the bottom line: piracy is an issue. a complex one. some people do it for fun, some to save money. few would have paid to watch the film. so tangible loss is hard to claim. but also, just because an IP address is linked to some torrent monitor does NOT prove the account holder was the one responsible. proving the account holder did it was beyond the technology used. anyone who was in my house on those dates could have downloaded the film if they logged onto my WiFi without my knowledge. DBC could not prove otherwise. they can coerce and intimidate and speculatively invoice but they cannot prove which person did they deed in a house where more than one person shares an IP address or an unsecured WiFi.

      "just because an IP address is linked to some torrent monitor does NOT prove the account holder was the one responsible."
      Re this point- it's up to the account holder to ensure the security of their local connection.
      Look at it from another perspective: If I'm tethering my laptop to my mobile over an unsecured connection at a cafe in order to check my emails, & someone else logs on & streams 4K video, resulting in large excess data usage charges.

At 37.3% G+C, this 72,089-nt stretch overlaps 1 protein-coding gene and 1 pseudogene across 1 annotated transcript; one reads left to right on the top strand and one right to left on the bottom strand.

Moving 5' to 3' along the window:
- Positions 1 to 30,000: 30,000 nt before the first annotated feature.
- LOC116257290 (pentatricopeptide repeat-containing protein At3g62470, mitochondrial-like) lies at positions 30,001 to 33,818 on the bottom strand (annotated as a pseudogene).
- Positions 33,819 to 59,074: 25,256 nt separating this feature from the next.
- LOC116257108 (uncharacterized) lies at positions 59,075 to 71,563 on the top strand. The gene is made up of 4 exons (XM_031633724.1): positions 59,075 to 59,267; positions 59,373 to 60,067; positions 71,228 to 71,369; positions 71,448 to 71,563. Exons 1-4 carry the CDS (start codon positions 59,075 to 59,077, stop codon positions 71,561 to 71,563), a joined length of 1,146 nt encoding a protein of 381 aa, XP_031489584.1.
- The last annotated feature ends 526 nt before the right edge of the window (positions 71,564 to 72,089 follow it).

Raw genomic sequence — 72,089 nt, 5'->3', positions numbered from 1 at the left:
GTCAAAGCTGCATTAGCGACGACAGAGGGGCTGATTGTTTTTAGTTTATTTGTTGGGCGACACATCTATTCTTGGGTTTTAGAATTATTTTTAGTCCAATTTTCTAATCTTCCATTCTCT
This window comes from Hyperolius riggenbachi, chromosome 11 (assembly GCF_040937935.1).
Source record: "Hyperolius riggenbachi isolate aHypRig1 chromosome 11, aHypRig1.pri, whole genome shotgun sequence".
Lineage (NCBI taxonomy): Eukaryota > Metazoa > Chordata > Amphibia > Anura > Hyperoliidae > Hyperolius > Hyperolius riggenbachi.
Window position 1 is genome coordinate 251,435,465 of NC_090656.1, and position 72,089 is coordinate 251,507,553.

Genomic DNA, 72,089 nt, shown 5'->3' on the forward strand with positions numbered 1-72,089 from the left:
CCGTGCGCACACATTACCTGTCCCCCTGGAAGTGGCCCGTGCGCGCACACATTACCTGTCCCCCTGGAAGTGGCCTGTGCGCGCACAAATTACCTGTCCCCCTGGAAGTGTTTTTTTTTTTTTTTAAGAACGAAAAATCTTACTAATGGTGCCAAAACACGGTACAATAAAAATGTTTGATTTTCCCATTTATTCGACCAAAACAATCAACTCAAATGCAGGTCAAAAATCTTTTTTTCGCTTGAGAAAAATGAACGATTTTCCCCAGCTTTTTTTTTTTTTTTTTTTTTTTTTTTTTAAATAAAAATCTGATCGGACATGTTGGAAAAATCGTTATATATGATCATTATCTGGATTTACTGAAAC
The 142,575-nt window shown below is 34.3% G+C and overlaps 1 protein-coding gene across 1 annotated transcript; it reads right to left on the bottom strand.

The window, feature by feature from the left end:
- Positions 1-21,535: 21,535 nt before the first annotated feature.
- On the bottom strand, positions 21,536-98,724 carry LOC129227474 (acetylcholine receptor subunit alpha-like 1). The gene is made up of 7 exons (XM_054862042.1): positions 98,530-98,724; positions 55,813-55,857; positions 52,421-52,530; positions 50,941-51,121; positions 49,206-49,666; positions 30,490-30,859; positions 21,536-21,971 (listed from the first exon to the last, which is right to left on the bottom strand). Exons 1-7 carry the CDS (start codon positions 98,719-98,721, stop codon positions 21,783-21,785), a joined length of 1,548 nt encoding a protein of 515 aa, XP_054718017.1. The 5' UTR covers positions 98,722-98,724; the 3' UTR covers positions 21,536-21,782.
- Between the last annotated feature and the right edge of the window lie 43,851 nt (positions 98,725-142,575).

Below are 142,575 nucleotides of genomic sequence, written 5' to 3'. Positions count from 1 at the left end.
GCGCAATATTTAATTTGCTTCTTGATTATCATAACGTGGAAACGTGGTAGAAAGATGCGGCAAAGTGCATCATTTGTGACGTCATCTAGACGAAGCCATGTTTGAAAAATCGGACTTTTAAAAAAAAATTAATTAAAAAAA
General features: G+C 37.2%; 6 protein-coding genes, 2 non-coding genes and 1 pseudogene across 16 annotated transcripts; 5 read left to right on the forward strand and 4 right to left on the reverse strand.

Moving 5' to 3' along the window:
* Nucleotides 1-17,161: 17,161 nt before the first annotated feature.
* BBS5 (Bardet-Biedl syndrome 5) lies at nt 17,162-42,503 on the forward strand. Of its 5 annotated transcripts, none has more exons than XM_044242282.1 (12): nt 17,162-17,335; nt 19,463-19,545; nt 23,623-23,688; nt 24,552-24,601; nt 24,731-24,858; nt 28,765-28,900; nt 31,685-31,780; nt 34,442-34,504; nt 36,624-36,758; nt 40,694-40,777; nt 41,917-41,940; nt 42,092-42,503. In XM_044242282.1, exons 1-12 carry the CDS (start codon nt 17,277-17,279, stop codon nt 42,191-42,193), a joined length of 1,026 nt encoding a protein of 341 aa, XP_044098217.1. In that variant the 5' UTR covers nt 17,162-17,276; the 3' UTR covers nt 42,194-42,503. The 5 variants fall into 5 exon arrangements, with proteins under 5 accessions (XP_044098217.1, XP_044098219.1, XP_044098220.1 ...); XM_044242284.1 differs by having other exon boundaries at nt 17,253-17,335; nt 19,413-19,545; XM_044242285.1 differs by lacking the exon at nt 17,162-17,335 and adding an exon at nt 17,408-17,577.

Are you suggesting that I shouldn't have to pay that mobile bill? Or is it my fault for having a vulnerable connection?

    That factual debate was whether any BitTorrent infringers would have sought to negotiate a worldwide non-exclusive distribution agreement with DBC to authorise their uploading activities or whether infringers would have pursued other courses of action, for example, whether instead they would have rented the Film and paid $4.99 for the pleasure. On this factual question, I concluded that DBC’s contention was wholly unrealistic; indeed, I went so far as to describe it as ‘surreal’.

    The most sane and reasonable thing anyone in authority appears to have ever said on the subject.

    Worldwide licencing... fucking ridiculous. I honestly can't believe they kept pushing as far and as hard as they did. I mean, every single thing that Justice Perram ever said was the legal equivalent of saying, "Don't fucking push it, I'm not an an idiot, I can see what you're doing, and I'm not having any of your shenanigans," and yet they kept on pushing. Their disrespect for his intelligence and his very clearly stated intentions was their undoing.

    Last edited 17/12/15 4:17 pm